Sunday, February 1, 2009

I posted this in a comment a whie ago, but now that I can actually post on the board I will put it up.

The man in my picture just gone done working and is dirty. He holds a chainsaw in his hands. He looks tired, but his eyes look determened. He stands next to a huge tree.

Monologue for a Simple Man

It may not be the most glamorous job, and it isn’t, but it’s not that bad. I am a third generation lumberjack, and I am trying to stay afloat. The money never stretches as far as I need it to and things don’t turn out the way I want them to. I work intensely all day long, usually in the sun. The work is hard, heavy and back-breaking.I’d like to lose this dead end job one day and go somewhere and move up in the world like Jessica says. But… I don’t exactly know where I would go, or what I would do, something a little easier on the bones for sure. Some folks would call me crazy for saying something like that. It’s tough enough to get any job in these times, particularly me without a high school diploma. Hell I shouldn’t be complaining, a lumberjack is paid well by the hour because of the hard labor. I am thankful for what I have, but I am using all of my resources and making no forward motion.There is not a lot of opportunity these days; you take what you can get. Physical labor is my only outlet. Who knows, soon I may not have the luxury of a choice. Everyone is fearful of the next round of job cuts. My father told me something. He told me that in life I shouldn’t just wait for somebody to give me a piece of their pie, that instead I should make my own pie. It was just some stupid expression that he had heard somewhere or possibly he just made it up, but that is easier said than done. It seems as though the road that I must travel to make my pie leads me exactly to where I didn’t want to be in the first place.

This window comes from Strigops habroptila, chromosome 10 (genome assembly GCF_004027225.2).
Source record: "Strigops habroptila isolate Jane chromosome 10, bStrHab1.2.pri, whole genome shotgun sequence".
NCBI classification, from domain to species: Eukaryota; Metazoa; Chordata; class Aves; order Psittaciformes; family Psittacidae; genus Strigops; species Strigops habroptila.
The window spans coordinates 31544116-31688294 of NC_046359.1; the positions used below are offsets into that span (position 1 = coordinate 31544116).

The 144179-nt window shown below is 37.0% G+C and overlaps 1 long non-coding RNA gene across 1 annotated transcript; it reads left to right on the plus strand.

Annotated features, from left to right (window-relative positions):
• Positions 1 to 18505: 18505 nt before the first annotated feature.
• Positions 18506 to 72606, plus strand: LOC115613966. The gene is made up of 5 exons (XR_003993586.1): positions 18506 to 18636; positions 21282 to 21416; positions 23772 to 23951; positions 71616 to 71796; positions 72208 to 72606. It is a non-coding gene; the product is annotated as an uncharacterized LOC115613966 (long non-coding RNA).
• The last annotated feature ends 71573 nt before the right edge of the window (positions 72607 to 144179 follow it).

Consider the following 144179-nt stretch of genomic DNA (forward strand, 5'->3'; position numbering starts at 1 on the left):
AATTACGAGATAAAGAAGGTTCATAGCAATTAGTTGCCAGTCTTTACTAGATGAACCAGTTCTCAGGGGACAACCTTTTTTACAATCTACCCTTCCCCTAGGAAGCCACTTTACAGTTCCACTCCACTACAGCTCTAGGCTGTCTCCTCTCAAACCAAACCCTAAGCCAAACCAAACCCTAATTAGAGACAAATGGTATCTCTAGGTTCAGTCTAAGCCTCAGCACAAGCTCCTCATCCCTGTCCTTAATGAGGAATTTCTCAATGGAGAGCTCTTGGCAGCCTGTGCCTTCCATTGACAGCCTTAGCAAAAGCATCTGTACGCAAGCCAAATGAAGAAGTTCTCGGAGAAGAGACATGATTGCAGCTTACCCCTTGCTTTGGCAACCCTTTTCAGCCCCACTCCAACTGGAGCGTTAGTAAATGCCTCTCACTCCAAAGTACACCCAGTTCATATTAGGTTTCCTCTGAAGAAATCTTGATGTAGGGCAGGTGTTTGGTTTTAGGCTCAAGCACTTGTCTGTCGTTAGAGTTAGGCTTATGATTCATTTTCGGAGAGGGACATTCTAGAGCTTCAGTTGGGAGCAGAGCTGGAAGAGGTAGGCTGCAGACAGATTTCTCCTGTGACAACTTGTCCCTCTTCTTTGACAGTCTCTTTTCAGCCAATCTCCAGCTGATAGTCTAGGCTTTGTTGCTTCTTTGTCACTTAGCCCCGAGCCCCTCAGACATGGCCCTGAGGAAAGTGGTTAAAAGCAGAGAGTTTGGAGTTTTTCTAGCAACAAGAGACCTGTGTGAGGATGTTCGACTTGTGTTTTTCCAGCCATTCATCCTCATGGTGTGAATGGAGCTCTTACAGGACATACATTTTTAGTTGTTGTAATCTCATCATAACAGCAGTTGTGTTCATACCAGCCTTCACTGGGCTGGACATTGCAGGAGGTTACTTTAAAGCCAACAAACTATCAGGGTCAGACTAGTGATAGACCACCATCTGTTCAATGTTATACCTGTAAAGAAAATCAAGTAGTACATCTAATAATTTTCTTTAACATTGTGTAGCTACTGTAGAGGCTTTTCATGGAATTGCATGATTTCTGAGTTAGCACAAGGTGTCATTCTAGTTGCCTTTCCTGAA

1 comment:

  1. I'm curious about the last sentence, and maybe you meant to let the reader make his/her own ideas about the end.

    Was he trying to avoid a comfortable office job because he found it boring, so he decided to become a lumberjack?

    Or would going for a better job (paying for and then working to get his GED and perhaps a degree) -- force him into deep poverty, so much so that he would be overburdened with tasks?